American Indian/Alaska Native (AI/AN) tribal nations are communities with distinctive social, cultural, and spiritual qualities that embody a unique context for the review and conduct of research. AI/AN tribal nations have developed a variety of research review mechanisms that are tailored to specific community needs and interests.
Recently, both the National Institutes of Health (NIH) and the Department of Health and Human Services (HHS) solicited public comments on policy proposals that promote the use of a single Institutional Review Board (IRB) of record for review of multi-site research. The explicit goal of these policies is to reduce procedural inefficiencies and redundancies associated with multiple IRB reviews. According to both the Final NIH Policy on the Use of a Single IRB for Multi-Site Research and the Notice of Proposed Rulemaking (NPRM) to the Federal Policy for the Protection of Human Subjects, exceptions would be permitted in some circumstances, such as when local IRB review is required by federal, tribal, or state laws or regulations.
Policies to promote the use of single IRBs for multi-site research raise important questions related to the oversight of research in AI/AN tribes. A number of public comments were submitted in response to the draft policies by and on behalf of AI/AN tribes, all of which emphasized the importance of maintaining a role for local tribal review of research to ensure appropriate consideration of unique tribal interests. Many commenters called for a more explicit recognition of the legal jurisdiction of tribal nations and their role in protecting human subjects to ensure that they do not become overlooked or marginalized.
Neither the final NIH policy nor the NPRM provide specific guidance on how to identify, operationalize, and enforce exceptions to the proposed rules. It falls upon individual federal agencies and NIH Institutes to develop policies and procedures that are tailored to specific cases.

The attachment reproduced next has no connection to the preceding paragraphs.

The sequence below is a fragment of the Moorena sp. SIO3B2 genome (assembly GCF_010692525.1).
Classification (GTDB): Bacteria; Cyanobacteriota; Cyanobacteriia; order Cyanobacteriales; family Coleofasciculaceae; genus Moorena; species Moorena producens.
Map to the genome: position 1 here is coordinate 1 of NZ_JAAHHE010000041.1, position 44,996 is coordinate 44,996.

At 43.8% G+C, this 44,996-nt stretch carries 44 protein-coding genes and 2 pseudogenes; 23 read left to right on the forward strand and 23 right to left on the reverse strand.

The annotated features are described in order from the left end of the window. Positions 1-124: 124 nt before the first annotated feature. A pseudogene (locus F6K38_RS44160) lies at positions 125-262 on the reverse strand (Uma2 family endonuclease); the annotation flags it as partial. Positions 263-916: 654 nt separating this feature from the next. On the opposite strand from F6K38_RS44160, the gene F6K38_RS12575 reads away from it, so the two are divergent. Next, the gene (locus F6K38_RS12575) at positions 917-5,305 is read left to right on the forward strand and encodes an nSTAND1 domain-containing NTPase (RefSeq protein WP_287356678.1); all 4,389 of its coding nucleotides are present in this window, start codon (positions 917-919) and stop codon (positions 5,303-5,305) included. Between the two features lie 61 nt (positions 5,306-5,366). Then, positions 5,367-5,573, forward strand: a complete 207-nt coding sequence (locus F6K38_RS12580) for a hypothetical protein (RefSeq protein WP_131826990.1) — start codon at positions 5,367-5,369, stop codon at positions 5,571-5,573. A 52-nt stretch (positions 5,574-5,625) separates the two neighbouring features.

PRIM&R is pleased to present this complimentary webinar in collaboration with Northwest Indian College, which aims to provide recommendations for future guidance with regards to operationalizing the exceptions clause, and to reinforce the vital role local review plays in AI/AN research. Using case studies, speakers will cover the following:
- The historical and ethical foundations for tribally based review
- Models and mechanisms for review that are unique to tribes, and how they currently fit into multisite research with AI/AN tribal populations
- The final NIH policy and NPRM single IRB mandates, and comments and concerns related to the potential impact of these policies on AI/AN research
- Considerations for future guidance regarding operationalization of the exceptions clause in this new regulatory landscape
What will I learn?
After attending this webinar, attendees will:
- Appreciate the unique and vital role review by tribes and review by tribally-based IRBs plays in research with AI/AN tribes, communities, and individuals
- Understand the potential impact of single IRB policies on tribally based review, and the potential impact of tribally based review on single IRB policies
- Be better equipped to engage in a dialogue about preserving local review via the exceptions clauses
Who should attend?
This intermediate-level webinar will benefit IRB professionals, IRB members, and researchers who are currently responsible for reviewing and conducting research with AI/AN communities, as well as those who may review this type of research in the future. This webinar will also be of interest to program officers from funding agencies and those involved with granting exceptions under single IRB policies.
Webinar participants holding the Certified IRB Professional (CIP®) credential may apply 1.5 continuing education credits towards CIP recertification. Learn More »
In Collaboration with Northwest Indian College
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